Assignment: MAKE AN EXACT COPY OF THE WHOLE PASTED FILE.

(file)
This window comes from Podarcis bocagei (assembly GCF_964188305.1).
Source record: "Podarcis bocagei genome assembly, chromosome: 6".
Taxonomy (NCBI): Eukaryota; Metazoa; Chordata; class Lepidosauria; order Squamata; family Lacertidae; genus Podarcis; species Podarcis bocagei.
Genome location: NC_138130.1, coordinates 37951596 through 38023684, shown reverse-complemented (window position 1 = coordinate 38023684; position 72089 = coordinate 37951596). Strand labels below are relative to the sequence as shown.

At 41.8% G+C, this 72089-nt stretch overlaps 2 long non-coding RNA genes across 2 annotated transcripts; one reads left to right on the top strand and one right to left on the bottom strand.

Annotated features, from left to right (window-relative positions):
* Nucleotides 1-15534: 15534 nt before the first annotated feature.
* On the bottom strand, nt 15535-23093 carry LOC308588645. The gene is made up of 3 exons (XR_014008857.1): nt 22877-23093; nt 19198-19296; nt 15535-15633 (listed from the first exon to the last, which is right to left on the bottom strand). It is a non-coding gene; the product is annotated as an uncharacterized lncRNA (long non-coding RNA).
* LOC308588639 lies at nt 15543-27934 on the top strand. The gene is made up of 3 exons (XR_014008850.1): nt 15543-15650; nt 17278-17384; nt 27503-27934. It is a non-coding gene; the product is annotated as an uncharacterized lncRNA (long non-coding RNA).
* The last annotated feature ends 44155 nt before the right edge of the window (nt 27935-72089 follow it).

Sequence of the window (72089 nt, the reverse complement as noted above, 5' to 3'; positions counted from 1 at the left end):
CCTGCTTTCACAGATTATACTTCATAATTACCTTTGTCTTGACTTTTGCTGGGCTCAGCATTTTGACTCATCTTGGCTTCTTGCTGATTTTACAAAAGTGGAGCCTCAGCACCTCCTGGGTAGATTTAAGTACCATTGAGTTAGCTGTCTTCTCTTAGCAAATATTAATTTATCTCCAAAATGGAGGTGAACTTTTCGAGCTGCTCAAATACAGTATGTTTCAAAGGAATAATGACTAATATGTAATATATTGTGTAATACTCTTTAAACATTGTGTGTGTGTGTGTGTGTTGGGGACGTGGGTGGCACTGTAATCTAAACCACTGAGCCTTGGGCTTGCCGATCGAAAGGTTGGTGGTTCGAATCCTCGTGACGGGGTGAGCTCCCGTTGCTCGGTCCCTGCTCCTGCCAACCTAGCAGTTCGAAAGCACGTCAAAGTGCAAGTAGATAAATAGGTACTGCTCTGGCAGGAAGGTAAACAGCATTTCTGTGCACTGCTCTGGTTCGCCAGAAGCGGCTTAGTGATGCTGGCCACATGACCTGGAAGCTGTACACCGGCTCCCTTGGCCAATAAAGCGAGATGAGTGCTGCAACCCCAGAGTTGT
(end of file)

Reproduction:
This window comes from Podarcis bocagei (assembly GCF_964188305.1).
Source record: "Podarcis bocagei genome assembly, chromosome: 6".
Taxonomy (NCBI): Eukaryota; Metazoa; Chordata; class Lepidosauria; order Squamata; family Lacertidae; genus Podarcis; species Podarcis bocagei.
Genome location: NC_138130.1, coordinates 37951596 through 38023684, shown reverse-complemented (window position 1 = coordinate 38023684; position 72089 = coordinate 37951596). Strand labels below are relative to the sequence as shown.

At 41.8% G+C, this 72089-nt stretch overlaps 2 long non-coding RNA genes across 2 annotated transcripts; one reads left to right on the top strand and one right to left on the bottom strand.

Annotated features, from left to right (window-relative positions):
* Nucleotides 1-15534: 15534 nt before the first annotated feature.
* On the bottom strand, nt 15535-23093 carry LOC308588645. The gene is made up of 3 exons (XR_014008857.1): nt 22877-23093; nt 19198-19296; nt 15535-15633 (listed from the first exon to the last, which is right to left on the bottom strand). It is a non-coding gene; the product is annotated as an uncharacterized lncRNA (long non-coding RNA).
* LOC308588639 lies at nt 15543-27934 on the top strand. The gene is made up of 3 exons (XR_014008850.1): nt 15543-15650; nt 17278-17384; nt 27503-27934. It is a non-coding gene; the product is annotated as an uncharacterized lncRNA (long non-coding RNA).
* The last annotated feature ends 44155 nt before the right edge of the window (nt 27935-72089 follow it).

Sequence of the window (72089 nt, the reverse complement as noted above, 5' to 3'; positions counted from 1 at the left end):
CCTGCTTTCACAGATTATACTTCATAATTACCTTTGTCTTGACTTTTGCTGGGCTCAGCATTTTGACTCATCTTGGCTTCTTGCTGATTTTACAAAAGTGGAGCCTCAGCACCTCCTGGGTAGATTTAAGTACCATTGAGTTAGCTGTCTTCTCTTAGCAAATATTAATTTATCTCCAAAATGGAGGTGAACTTTTCGAGCTGCTCAAATACAGTATGTTTCAAAGGAATAATGACTAATATGTAATATATTGTGTAATACTCTTTAAACATTGTGTGTGTGTGTGTGTGTTGGGGACGTGGGTGGCACTGTAATCTAAACCACTGAGCCTTGGGCTTGCCGATCGAAAGGTTGGTGGTTCGAATCCTCGTGACGGGGTGAGCTCCCGTTGCTCGGTCCCTGCTCCTGCCAACCTAGCAGTTCGAAAGCACGTCAAAGTGCAAGTAGATAAATAGGTACTGCTCTGGCAGGAAGGTAAACAGCATTTCTGTGCACTGCTCTGGTTCGCCAGAAGCGGCTTAGTGATGCTGGCCACATGACCTGGAAGCTGTACACCGGCTCCCTTGGCCAATAAAGCGAGATGAGTGCTGCAACCCCAGAGTTGT